Bastille Day Soundtrack: Pop Stars Awkwardly Singing In French

Happy Bastille Day, friends! Today commemorates the day when a bunch of ragamuffins stormed the Bastille, upended traditional monarchy and paved the road for a better, newer, more Muslim-hating French government! So how can you celebrate? By brushing up on banal phrases like voulez-vous coucher avec moi ce soir and oui. Or by attempting to speak the language with trepidation usually reserved for hostage negotiation. It’s a bane non-French pop stars know all too well. Did you know that in order to preserve contemporary culture, radio stations in France are required to play at least 40% of their songs in French during prime time? This law has been something of a nuisance to non-French said pop stars who otherwise easily enjoy global success, although a few managed to break through by picking some stilted French, brutalizing the language of love in their cross-over attempt. Take a look at some of the more, err, ambitious, approaches to bilingualism.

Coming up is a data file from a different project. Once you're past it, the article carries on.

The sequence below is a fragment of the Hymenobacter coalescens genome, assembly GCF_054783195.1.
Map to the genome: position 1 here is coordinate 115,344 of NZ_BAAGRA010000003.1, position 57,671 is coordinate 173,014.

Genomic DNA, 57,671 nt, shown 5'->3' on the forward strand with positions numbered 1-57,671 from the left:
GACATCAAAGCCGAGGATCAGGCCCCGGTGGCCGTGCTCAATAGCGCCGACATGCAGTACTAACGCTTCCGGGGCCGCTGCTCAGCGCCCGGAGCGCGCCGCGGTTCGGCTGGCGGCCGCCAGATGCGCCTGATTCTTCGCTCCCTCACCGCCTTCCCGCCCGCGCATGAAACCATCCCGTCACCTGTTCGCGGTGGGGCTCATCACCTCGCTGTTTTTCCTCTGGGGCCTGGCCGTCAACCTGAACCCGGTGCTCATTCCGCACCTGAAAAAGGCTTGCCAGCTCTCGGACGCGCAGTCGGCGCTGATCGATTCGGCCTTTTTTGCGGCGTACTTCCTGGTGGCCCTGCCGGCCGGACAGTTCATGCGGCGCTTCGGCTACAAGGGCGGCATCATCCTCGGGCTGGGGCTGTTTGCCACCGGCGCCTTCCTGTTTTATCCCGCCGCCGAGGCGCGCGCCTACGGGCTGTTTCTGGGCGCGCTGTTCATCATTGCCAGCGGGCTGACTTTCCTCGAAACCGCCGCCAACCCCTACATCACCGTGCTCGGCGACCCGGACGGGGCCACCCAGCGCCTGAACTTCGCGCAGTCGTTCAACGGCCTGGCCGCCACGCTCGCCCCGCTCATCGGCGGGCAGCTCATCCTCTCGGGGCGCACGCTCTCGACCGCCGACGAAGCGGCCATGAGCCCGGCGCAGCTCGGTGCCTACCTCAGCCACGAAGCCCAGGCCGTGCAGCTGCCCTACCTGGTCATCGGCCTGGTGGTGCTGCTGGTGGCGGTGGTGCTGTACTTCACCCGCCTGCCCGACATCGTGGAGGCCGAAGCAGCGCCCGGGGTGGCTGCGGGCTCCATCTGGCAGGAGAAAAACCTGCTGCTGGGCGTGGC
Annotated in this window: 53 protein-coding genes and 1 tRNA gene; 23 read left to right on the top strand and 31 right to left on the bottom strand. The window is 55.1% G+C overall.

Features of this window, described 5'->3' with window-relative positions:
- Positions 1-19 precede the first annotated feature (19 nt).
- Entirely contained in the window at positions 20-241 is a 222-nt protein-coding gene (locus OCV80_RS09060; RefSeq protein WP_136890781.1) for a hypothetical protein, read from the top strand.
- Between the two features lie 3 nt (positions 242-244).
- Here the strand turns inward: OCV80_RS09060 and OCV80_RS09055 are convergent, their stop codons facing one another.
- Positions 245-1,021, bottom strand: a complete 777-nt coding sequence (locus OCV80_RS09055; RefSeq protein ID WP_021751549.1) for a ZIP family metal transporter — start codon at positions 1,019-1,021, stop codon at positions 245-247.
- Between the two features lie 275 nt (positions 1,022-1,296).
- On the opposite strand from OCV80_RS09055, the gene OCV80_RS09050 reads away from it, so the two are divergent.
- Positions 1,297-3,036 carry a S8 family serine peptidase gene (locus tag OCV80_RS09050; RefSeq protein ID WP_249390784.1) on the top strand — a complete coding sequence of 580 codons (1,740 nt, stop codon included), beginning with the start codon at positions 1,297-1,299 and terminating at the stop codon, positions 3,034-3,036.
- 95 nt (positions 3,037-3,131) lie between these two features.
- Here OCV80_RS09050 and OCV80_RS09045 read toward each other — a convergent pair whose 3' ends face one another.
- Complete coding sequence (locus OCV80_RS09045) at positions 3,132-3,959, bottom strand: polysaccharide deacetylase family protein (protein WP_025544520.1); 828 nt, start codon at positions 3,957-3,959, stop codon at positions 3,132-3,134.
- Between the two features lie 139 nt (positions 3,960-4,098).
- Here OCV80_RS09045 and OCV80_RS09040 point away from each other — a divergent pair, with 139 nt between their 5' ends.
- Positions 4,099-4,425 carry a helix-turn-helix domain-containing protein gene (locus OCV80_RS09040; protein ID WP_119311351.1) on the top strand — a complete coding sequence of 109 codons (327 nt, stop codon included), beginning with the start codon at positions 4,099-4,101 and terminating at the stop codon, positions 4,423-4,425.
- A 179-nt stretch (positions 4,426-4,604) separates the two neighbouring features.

At an Oscar telecast a few years ago, for some reason, Beyoncé was enlisted to sing “Look to Your Path” or “Vois Sur Ton Chemin” from Les Choristes, which was up for Best Foreign Flick and one of the Best Music achievements.

Meanwhile, Avril Lavigne found that in order to pimp “Girlfriend” out across the globe, she had to record the song in at least 412 languages. It was all rather cut-and-paste, as she just dubbed the chorus into a clunky brand of French that you might recall from high school. Timbaland, on the other hand, swapped out Keri Hilson for songbird Tyssem to make possible the French version of “The Way I Are” to avoid the pains of having to learn another language.

But one of the more brilliant ways of tackling this cultural barrier? How Girls Aloud went ten shades of meta with their single “Can’t Speak French” by re-recording it as Je Ne Parle Pas Français. But those seeking sweet, sweet music with their cross-cultural pop star may have more luck with Robbie Williams.

Although, when all’s sang and done, the desire to cross-over isn’t unique to just English-speakers. In fact, it goes both ways.

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